The Ethical of Yoga – Ahimsa (Do no harm)

By Laura Hansen.

Prior to the practice of Asana, are the practices of the Yamas and Niyamas which serve as a foundation for the practice of yoga (Patanjali, 1999). The first of the Yamas is Ahimsa which literally means avoid violence.


Ahimsa describes a universal value that can be summarized as ‘do no harm’. Ahimsa represents a complex belief structure common to Hinduism and Buddhism that links harmful actions to negative karma. Ahimsa applies to thought, word and deed towards all living things (Lasater, n.d.).

Gossiping about someone is doing harm. Some devoted practitioners take the practice of Ahimsa very seriously and will not eat animal meat because it does harm to animals, or will not build in soil where insects live. For most of us, the important thing is to recognize when thoughts and actions cause harm and work towards change. Keeping in mind that every action has consequences (karma), we improve our lives and karma by practicing kindness and compassion towards all life. When we cannot be compassionate, at the very minimum we do no harm.

As a yoga practitioner, we can begin practicing Ahimsa in our yoga. The following suggestions may be useful:

  1. Practice kindness towards yourself by making time to for yourself and for your practice.
  2. Practice kindness towards yourself by practicing positive self-talk. Be grateful for the opportunity to practice and focus on what you can do not on what you cannot do.
  3. Practice kindness and compassion towards yourself by not harming yourself in order to get into a certain posture. In other words, don’t push your body to the point of pain.
  4. Practice kindness towards your fellow practitioners by keeping your eyes on your own mat and focusing on your own practice.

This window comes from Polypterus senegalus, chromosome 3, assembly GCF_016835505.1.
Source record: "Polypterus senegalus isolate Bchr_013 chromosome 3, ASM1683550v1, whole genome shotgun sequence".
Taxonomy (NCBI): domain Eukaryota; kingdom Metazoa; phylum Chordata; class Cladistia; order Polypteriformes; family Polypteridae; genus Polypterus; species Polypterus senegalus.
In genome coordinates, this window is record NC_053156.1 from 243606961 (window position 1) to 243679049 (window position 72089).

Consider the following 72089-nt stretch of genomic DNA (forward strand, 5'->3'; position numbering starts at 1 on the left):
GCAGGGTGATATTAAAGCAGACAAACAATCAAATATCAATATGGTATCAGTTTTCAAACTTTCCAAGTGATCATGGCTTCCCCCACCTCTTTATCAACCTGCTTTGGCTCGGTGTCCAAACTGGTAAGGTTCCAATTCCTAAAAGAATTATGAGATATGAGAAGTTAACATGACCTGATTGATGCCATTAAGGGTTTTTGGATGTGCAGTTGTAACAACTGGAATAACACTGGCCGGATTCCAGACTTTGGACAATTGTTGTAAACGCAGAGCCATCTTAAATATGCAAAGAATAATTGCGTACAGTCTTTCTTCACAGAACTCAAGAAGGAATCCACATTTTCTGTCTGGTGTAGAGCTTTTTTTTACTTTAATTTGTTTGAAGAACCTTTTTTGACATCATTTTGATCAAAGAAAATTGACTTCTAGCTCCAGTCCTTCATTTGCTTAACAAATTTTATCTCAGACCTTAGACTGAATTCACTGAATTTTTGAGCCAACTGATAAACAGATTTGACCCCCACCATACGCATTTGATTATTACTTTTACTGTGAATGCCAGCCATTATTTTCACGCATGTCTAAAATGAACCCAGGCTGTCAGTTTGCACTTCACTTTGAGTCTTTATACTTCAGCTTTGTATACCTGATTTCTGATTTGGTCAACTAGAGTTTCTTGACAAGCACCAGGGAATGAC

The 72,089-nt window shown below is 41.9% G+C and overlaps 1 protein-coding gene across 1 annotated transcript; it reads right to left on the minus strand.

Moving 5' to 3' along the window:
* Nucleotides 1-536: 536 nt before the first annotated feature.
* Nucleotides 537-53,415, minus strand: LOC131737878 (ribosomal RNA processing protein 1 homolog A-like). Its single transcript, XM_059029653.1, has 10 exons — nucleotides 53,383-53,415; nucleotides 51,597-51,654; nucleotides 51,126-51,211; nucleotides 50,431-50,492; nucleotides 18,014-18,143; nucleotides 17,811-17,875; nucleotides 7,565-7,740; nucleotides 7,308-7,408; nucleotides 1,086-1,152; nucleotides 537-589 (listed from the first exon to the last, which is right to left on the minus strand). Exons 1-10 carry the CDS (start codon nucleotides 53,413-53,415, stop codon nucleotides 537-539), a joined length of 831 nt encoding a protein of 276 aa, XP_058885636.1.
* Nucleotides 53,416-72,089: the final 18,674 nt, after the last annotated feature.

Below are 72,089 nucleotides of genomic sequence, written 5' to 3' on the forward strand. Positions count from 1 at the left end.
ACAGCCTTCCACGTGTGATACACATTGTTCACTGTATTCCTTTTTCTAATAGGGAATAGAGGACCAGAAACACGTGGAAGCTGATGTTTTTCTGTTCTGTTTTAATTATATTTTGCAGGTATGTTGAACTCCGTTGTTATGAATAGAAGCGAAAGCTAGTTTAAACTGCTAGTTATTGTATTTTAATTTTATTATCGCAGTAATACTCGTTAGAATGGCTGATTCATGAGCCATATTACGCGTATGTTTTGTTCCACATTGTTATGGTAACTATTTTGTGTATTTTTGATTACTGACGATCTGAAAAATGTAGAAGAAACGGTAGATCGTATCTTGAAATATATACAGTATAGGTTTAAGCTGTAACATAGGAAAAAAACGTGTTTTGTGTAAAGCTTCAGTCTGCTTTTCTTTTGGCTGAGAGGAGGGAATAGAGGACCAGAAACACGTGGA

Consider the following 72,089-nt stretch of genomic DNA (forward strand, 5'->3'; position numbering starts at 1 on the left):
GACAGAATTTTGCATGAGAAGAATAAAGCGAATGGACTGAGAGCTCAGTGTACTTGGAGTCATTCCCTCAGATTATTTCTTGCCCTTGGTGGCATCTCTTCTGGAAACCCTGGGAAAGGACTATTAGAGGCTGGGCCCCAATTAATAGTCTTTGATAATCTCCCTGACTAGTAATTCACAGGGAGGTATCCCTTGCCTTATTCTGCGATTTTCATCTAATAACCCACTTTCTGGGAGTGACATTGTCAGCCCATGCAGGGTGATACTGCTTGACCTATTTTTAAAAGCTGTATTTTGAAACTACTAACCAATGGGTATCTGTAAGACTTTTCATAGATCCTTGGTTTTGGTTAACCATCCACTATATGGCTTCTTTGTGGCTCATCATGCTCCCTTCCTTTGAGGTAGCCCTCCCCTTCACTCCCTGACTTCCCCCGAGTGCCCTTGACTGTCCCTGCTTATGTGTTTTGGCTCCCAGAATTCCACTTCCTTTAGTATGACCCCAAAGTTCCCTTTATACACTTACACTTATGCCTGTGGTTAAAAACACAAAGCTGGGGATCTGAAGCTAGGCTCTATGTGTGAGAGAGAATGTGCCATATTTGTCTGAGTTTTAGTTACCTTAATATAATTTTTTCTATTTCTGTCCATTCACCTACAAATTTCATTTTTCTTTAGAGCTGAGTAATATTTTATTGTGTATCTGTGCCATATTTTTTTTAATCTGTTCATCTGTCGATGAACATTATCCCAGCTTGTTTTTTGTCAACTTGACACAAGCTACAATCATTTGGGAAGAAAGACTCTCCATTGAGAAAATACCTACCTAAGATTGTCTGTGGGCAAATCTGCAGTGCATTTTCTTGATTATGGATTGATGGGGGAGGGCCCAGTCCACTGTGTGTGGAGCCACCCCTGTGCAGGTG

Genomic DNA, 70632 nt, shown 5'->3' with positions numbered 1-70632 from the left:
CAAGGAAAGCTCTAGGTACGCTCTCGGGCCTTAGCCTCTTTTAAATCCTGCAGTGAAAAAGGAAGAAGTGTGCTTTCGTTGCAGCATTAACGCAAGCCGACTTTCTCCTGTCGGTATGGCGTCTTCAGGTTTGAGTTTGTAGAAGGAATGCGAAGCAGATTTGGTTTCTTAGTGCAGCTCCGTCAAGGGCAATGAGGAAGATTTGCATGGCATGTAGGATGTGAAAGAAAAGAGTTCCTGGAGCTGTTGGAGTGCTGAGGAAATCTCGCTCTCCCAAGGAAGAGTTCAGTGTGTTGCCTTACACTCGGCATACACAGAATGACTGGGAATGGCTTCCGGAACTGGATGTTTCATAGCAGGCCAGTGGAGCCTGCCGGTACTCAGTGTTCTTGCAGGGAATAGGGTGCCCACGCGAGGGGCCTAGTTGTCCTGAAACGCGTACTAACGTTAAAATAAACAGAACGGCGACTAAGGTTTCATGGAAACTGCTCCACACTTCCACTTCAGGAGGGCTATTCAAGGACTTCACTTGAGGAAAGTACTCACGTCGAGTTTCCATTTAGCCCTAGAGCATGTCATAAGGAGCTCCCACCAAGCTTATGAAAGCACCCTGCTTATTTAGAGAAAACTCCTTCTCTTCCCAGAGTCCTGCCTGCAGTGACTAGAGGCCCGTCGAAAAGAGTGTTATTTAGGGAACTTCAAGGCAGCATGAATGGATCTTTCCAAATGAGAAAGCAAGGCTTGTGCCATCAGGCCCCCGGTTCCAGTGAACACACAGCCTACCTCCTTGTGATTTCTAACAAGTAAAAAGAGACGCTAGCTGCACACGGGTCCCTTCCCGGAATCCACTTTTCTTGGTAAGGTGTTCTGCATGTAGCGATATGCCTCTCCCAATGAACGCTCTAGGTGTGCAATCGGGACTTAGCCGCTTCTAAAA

5. Practice kindness towards your fellow practitioners by staying on your mat, turning off your cell phone before class, and practicing yoga etiquette.
  6. Practice kindness towards your teacher by thanking them. If there is something you particularly enjoyed, take the time to tell them.

Once you get the hang of Ahimsa, it becomes more and more natural to think and behave with compassion. Remember that everyone you meet is going through difficulties. As the Buddha told us, all living things suffer. By practicing Ahimsa you not only help to alleviate suffering, but you don’t add additional suffering to the lives of other beings. Not only does the practice of Ahimsa improve karma, it may result in better relationships with everyone.

Off the mat, it is usually best to start by practicing compassion towards people you like, or feel neutral about such as sales clerks, other drivers, and family members. Once it becomes a little easier to practice compassion towards people we don’t dislike, then it is time to try practicing

Ahimsa towards those we don’t like. Begin with non-harming. Everyone has people in their lives that are more challenging to get along with than others. Begin by not thinking or acting in any manner that could be harming towards that person. For example, try to think neutral thoughts when around that person and to behave neutrally. Practicing kindness may take time but it will evolve if continue the practice.


Lasater, J. (n.d.), Beginning the Journey, Yoga Journal, found at yogajournal.com/wisdom/462 retrieved 7/8/13.

Patanjali, Edited by Satchidananda, S. (1999). The Yoga Sutras of Patanjali, Buckingham, VA: Integral Yoga.

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